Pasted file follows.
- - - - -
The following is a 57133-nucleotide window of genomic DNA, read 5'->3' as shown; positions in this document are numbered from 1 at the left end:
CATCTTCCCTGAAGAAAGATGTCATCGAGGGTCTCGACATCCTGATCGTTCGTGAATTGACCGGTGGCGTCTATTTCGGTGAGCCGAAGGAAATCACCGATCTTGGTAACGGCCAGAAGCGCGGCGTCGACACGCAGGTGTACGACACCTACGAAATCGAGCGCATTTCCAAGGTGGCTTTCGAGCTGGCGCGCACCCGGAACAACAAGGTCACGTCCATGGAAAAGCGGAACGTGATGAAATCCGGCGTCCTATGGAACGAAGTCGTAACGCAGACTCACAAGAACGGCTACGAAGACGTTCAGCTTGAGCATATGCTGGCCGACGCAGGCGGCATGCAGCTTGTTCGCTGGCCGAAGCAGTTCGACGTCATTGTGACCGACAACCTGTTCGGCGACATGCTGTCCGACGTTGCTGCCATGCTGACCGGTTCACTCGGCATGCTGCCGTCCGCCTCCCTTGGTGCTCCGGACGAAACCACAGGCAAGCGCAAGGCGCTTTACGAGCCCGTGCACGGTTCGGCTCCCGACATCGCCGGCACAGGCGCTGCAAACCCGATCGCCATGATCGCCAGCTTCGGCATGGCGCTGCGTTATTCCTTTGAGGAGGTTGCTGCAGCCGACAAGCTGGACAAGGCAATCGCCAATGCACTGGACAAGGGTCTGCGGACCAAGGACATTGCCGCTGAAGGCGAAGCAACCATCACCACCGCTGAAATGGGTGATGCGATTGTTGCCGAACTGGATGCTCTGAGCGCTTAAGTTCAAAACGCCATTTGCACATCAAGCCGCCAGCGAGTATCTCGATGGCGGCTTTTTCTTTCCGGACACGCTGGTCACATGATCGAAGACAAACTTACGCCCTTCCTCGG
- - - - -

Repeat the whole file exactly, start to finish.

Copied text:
The following is a 57133-nucleotide window of genomic DNA, read 5'->3' as shown; positions in this document are numbered from 1 at the left end:
CATCTTCCCTGAAGAAAGATGTCATCGAGGGTCTCGACATCCTGATCGTTCGTGAATTGACCGGTGGCGTCTATTTCGGTGAGCCGAAGGAAATCACCGATCTTGGTAACGGCCAGAAGCGCGGCGTCGACACGCAGGTGTACGACACCTACGAAATCGAGCGCATTTCCAAGGTGGCTTTCGAGCTGGCGCGCACCCGGAACAACAAGGTCACGTCCATGGAAAAGCGGAACGTGATGAAATCCGGCGTCCTATGGAACGAAGTCGTAACGCAGACTCACAAGAACGGCTACGAAGACGTTCAGCTTGAGCATATGCTGGCCGACGCAGGCGGCATGCAGCTTGTTCGCTGGCCGAAGCAGTTCGACGTCATTGTGACCGACAACCTGTTCGGCGACATGCTGTCCGACGTTGCTGCCATGCTGACCGGTTCACTCGGCATGCTGCCGTCCGCCTCCCTTGGTGCTCCGGACGAAACCACAGGCAAGCGCAAGGCGCTTTACGAGCCCGTGCACGGTTCGGCTCCCGACATCGCCGGCACAGGCGCTGCAAACCCGATCGCCATGATCGCCAGCTTCGGCATGGCGCTGCGTTATTCCTTTGAGGAGGTTGCTGCAGCCGACAAGCTGGACAAGGCAATCGCCAATGCACTGGACAAGGGTCTGCGGACCAAGGACATTGCCGCTGAAGGCGAAGCAACCATCACCACCGCTGAAATGGGTGATGCGATTGTTGCCGAACTGGATGCTCTGAGCGCTTAAGTTCAAAACGCCATTTGCACATCAAGCCGCCAGCGAGTATCTCGATGGCGGCTTTTTCTTTCCGGACACGCTGGTCACATGATCGAAGACAAACTTACGCCCTTCCTCGG